Ben Farver wanted to make the bottom bracket boring again.
It was early 2015 and Farver, the founder of the Bend, Oregon-based custom bicycle brand Argonaut Cycles, had just received an email from a customer in Europe. The message addressed an annoying occurrence that has plagued cyclists for generations: a noisy bottom bracket. The customer wondered why the expensive bicycle now creaked like an antique wood floor.
At the time, Farver was preparing to ship another bicycle to a customer in Asia, and he envisioned the future email that was bound to appear about bottom bracket creaks.
“Here I was about to send this bicycle 6,000 miles in the other direction and I know I’m going to be dealing with the same situation,” Farver said. “It was like, ‘This is so annoying. It’s unsustainable. We cannot keep doing this.’’’
Farver’s annoyance centered on a piece of engineering that revolutionized bicycle designs during the last decade: the oversized PressFit bottom bracket. A decade ago the bicycle industry fell in love with 30-millimeter (or bigger) bottom brackets that could be pressed directly into the bottom bracket shell. The new PF30 standard added stiffness and worked with the wider and stiffer crank spindles. Plus, the PressFit design eliminated the chance of catastrophic damage to internal threads. Over the course of a few years the big brands adopted the standard for metal and carbon-fiber racing bicycles, which entrenched the technology across the industry.
But the PF30 standard had one very fatal flaw. Manufacturers struggled to build bottom bracket shells that matched the exact dimensions of the press-in shape. This minor inconvenience, over time, transformed into a major headache. Even if the bottom bracket shell was off by fractions of a percent, the abnormality would eventually create a loud creaking noise. Readers have undoubtedly heard these creaks on group rides and in races—it’s not a broken part or a cracked frame, but rather a bottom bracket shell that is off by a few degrees.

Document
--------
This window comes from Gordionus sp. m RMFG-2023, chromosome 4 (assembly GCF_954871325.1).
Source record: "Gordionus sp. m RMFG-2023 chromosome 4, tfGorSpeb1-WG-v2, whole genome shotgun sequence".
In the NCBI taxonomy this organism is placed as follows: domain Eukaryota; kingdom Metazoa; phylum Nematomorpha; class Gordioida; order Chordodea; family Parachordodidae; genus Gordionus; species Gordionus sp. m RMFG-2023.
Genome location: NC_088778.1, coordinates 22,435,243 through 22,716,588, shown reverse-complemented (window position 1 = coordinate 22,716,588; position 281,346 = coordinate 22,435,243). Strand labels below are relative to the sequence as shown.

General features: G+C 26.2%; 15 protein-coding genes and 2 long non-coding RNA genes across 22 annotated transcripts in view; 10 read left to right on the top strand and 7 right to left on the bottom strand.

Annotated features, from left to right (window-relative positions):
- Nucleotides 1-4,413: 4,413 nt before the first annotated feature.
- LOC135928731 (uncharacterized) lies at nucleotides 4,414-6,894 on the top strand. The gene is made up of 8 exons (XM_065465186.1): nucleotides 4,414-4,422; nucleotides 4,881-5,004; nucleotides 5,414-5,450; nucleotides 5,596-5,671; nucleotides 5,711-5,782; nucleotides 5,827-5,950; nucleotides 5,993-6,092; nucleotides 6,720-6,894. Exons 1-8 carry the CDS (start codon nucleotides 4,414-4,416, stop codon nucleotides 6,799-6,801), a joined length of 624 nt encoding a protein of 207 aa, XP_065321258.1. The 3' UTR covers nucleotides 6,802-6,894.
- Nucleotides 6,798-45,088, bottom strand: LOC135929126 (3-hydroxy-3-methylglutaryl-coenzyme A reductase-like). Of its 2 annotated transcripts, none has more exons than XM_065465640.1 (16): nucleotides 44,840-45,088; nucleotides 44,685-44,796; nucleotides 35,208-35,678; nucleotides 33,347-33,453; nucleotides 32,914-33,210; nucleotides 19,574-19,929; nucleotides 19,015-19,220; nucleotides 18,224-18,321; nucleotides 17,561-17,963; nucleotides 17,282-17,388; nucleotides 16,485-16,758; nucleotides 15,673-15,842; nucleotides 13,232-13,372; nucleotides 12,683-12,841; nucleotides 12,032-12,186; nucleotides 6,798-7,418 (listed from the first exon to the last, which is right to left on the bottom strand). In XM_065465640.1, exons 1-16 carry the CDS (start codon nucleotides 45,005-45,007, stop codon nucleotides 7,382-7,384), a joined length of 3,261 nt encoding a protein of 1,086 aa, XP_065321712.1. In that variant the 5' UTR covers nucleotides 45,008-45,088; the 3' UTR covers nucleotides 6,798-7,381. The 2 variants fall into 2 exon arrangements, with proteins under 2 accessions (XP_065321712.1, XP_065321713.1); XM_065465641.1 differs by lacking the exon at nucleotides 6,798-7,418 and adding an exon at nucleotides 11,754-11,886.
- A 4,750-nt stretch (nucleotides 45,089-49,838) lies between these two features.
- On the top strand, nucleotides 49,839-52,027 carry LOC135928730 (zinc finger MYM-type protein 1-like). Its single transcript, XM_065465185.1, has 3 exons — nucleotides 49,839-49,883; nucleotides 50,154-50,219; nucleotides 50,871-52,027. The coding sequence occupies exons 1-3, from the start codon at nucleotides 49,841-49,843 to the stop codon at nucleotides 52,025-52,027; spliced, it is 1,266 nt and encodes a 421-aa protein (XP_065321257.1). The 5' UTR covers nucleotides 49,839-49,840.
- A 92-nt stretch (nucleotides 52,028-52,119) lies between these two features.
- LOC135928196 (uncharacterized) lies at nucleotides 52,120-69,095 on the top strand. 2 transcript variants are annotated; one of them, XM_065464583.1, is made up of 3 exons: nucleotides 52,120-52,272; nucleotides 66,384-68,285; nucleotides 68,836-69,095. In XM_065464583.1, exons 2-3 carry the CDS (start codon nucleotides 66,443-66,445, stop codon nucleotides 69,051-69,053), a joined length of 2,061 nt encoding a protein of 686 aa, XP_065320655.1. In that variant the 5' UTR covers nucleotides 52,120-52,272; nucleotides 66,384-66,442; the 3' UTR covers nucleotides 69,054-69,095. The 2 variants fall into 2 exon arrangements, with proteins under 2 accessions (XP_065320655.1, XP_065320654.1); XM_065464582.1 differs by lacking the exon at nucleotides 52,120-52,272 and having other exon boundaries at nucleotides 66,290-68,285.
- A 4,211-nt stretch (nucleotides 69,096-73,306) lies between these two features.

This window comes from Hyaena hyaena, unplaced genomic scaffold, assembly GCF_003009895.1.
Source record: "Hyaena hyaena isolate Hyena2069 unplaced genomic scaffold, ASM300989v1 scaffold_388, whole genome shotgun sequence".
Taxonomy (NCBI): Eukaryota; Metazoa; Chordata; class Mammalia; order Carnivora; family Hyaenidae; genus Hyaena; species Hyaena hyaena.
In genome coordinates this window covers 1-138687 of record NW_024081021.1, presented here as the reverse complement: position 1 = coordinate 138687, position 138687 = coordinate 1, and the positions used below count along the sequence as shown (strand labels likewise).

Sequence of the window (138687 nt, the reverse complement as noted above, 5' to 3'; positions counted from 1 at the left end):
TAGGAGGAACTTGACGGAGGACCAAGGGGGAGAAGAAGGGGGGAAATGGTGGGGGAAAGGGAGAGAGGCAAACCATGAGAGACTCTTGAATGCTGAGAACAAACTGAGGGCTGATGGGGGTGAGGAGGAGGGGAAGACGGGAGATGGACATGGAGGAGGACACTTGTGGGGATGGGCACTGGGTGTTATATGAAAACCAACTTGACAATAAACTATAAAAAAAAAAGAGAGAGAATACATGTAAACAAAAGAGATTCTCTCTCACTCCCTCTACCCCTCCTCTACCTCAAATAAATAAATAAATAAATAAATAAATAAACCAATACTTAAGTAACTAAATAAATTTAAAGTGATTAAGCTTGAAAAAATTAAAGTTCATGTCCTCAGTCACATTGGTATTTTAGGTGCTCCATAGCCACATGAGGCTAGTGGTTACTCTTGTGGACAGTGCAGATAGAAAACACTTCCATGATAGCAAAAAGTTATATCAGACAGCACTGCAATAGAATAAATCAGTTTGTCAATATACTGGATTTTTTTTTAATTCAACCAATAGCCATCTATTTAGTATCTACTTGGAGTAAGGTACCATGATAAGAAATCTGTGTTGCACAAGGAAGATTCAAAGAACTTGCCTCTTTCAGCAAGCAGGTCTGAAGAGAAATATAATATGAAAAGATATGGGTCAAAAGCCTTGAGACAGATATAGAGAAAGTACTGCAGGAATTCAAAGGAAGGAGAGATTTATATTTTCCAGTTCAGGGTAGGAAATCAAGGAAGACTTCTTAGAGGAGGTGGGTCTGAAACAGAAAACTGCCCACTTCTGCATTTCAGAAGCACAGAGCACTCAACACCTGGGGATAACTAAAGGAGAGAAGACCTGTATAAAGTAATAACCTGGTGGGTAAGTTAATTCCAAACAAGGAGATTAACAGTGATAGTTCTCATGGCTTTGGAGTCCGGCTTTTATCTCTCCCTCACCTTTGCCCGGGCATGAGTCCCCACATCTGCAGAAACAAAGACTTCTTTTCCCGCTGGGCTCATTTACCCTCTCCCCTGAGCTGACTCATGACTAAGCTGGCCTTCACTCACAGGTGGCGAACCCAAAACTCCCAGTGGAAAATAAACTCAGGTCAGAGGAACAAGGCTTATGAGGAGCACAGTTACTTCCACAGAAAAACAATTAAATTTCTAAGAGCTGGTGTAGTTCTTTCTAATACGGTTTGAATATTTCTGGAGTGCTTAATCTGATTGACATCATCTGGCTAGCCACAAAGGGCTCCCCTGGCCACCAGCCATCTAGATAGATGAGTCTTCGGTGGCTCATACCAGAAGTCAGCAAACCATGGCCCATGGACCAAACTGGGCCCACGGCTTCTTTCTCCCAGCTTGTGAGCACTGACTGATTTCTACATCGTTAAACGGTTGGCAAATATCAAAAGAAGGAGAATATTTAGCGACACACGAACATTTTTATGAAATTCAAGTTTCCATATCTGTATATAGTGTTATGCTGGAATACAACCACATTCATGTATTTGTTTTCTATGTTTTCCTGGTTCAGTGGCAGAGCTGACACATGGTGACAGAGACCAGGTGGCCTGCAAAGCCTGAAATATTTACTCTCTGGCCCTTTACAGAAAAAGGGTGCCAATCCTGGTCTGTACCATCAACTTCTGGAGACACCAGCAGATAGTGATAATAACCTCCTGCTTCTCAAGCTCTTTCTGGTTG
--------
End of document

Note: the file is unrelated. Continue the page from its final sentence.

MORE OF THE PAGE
Across the bike industry, builders and mechanics learned quickly that almost every single bike frame had an imperfect bottom bracket shell.
“Frame tolerances are all over the place,” said Jay Sycip of Chris King. “It’s hard to make it perfect, because a [shape] from one manufacturer to another manufacturer, and from one material to another material, is impossible to hold.”
Cyclists, manufacturers, and mechanics learned to live with the PF30 annoyance, opting to treat the creak with grease, sandpaper, or a warranty return. Customers became accustomed to bringing their bicycles in for regular bottom-bracket service, or pulling out the press-fit cups themselves.
But on that day in 2015 Farver was fed up with the creaking, and he decided it was time to start a movement against PF30. Farver longed for the time before 2010 when the lion’s share of bottom brackets were threaded BSA designs that had to be physically screwed into the frame. The design was old and unglamorous, but amazingly simple.
“I reminisced for the days of BSA bottom brackets because of how dumb and easy they were — you set it and forget it,” Farver said. “As soon as we adopted [PressFit] bottom brackets, everybody knew what was in their bike because they had to fiddle with it two times a year.”